Wednesday, July 28, 2010

Getting involved with children and reading

Raising smart well adjusted children. Isn't that what we all aim for when we enter that process. The expression that it takes a village to raise a child could not be more clear to me today. I saw a segment on the Today show this morning about summer reading. One child read 280 books during the summer. Pretty unbelievable. The show also talked about how much ground a child loses if they do not read and keep up their skills during summer. When my children where young our library had a summer reading program that our children participated in. Some begrudgenly and some with great enthusiasm. Some of my grandchildren live in a community that does not have such a program. We developed our own. Ours is a little different because it not only includes books it involves other activities that teach responsibility and enriches their world with things they might not do without the nudge. We are in year two of this program and all is going well. Last years treat was seasons tickets to to the Boston Children theatre. Lord knows about this year. It is still a work in progress. As grandparents or aunts and uncles we can help by being part of the village and so can your communities. Get involved with the children . It always pays off in spades.

Wednesday, July 21, 2010

Teaching Children Responsibility and Independence – Part 1

An email on a local parenting list this week got me thinking about teaching children responsibility and independence. The parent who wrote the email had been to a group camping event and her 8 year old was busy and happy helping to build the campsite and work to keep it running. It got me thinking about my experience this past spring taking our second-grade Brownie troop camping. We had planned a simple menu to make things easier on ourselves and then I went to Girl Scout camp training. In the training they reminded me that all activities should be girl-led. The girls are old enough to help with cooking, cleaning and even building the fire. So we revamped our menus so that we had jobs for everyone to contribute. The girls were responsible for cooking and cleaning, with supervision. I also spent a lot of time teaching them how about fire and match safety including how to build a fire and practicing how to safely light a match. Many of the girls were nervous about it as was I. I loved seeing the pride and excitement on their faces when they lit a match and realized that they didn’t burn themselves. One of the girls has since told me that her parents now let her light the Shabbat candles with supervision. The girls were told that they were expected to contribute and relished in it. They cleaned and cooked without a single complaint. Giving them those responsibilities showed them that we respect and trust them. As a result, they not only lived up to, but exceeded the expectations that were set for them. It is a lesson that I will carry with me always and have tried to transition into my life at home with the kids. For more on that, check out my next entry “Teaching Children Responsibility and Independence – Part 2”.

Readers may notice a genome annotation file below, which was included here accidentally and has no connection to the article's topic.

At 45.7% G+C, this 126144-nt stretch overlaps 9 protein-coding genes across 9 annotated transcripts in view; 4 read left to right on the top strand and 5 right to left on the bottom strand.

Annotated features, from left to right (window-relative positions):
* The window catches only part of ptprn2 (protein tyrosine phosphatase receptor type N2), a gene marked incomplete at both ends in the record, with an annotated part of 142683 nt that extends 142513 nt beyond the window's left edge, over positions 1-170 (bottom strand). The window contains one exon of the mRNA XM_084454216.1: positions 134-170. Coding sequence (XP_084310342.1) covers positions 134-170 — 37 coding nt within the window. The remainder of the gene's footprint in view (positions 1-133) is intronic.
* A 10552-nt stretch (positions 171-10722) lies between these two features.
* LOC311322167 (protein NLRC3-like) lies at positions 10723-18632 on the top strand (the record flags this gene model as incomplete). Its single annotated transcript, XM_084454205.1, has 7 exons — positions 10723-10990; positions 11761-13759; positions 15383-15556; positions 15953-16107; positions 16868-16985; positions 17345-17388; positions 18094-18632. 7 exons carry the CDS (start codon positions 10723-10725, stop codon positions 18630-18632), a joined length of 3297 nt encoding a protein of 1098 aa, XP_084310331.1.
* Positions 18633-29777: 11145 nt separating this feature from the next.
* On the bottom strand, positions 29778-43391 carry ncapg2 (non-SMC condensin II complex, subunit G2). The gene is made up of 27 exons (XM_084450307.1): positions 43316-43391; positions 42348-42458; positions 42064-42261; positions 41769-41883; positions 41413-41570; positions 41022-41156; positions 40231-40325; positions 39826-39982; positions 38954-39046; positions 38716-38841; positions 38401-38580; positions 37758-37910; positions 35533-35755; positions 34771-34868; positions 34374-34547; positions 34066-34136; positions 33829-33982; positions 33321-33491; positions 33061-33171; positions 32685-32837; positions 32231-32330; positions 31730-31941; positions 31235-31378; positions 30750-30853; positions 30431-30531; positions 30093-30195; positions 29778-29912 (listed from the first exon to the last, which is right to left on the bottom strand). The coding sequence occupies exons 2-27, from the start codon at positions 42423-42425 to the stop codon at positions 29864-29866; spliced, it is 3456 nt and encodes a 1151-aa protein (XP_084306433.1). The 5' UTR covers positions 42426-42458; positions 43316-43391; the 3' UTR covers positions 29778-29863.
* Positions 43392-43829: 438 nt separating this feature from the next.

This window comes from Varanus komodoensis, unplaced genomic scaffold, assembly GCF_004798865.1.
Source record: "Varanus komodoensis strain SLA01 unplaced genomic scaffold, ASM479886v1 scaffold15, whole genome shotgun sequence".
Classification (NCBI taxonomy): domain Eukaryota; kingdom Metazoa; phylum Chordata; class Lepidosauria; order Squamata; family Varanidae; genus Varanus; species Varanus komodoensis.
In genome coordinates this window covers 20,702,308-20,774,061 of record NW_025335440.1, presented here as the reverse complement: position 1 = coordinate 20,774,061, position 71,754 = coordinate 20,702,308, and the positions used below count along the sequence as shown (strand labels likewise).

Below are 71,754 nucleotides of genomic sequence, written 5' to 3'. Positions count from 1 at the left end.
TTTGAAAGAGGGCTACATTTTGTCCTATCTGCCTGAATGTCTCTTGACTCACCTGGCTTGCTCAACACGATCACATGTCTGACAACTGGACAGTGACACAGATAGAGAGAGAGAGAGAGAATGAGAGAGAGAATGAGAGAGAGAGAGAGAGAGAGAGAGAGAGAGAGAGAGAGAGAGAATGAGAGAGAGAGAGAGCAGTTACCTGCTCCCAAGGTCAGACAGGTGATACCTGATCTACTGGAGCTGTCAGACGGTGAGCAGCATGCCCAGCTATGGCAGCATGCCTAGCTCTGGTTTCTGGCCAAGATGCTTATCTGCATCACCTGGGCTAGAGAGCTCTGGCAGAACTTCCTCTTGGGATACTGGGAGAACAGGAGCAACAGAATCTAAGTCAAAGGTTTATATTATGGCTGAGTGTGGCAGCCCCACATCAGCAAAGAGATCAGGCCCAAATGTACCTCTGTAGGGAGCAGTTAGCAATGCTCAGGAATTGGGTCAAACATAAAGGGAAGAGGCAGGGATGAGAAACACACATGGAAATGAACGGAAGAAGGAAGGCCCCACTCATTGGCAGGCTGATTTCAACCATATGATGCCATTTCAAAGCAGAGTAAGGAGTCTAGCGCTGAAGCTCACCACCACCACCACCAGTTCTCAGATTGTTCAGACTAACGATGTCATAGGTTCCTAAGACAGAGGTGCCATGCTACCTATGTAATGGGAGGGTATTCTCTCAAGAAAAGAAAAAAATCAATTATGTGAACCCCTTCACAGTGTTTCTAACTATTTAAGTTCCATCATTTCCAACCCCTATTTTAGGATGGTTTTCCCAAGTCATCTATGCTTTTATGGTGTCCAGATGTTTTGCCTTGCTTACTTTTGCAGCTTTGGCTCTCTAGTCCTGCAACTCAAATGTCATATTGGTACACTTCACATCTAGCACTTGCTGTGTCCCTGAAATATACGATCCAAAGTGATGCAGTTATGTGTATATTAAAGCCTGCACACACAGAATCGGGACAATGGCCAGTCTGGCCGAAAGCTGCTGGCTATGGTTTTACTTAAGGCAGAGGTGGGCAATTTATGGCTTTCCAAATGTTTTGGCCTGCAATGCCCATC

Wednesday, July 14, 2010

Re-Learning How to Play

When my kids were younger we spent a lot of time at home. I had three kids in 3 ½ years so there was a lot of time spent at home for naps, laundry, etc. We were a part of a playgroup at different times but this was for my benefit more than for the kids as I needed adult contact. At this time, my kids worked hard at playing. They took care of their dolls. They had tea parties, made roads for their trucks, built homes for their stuffed animals, they built forts, etc. They did watch TV, but no more than 1-2 shows per day. It was fun to watch them grow and their games develop as they got older.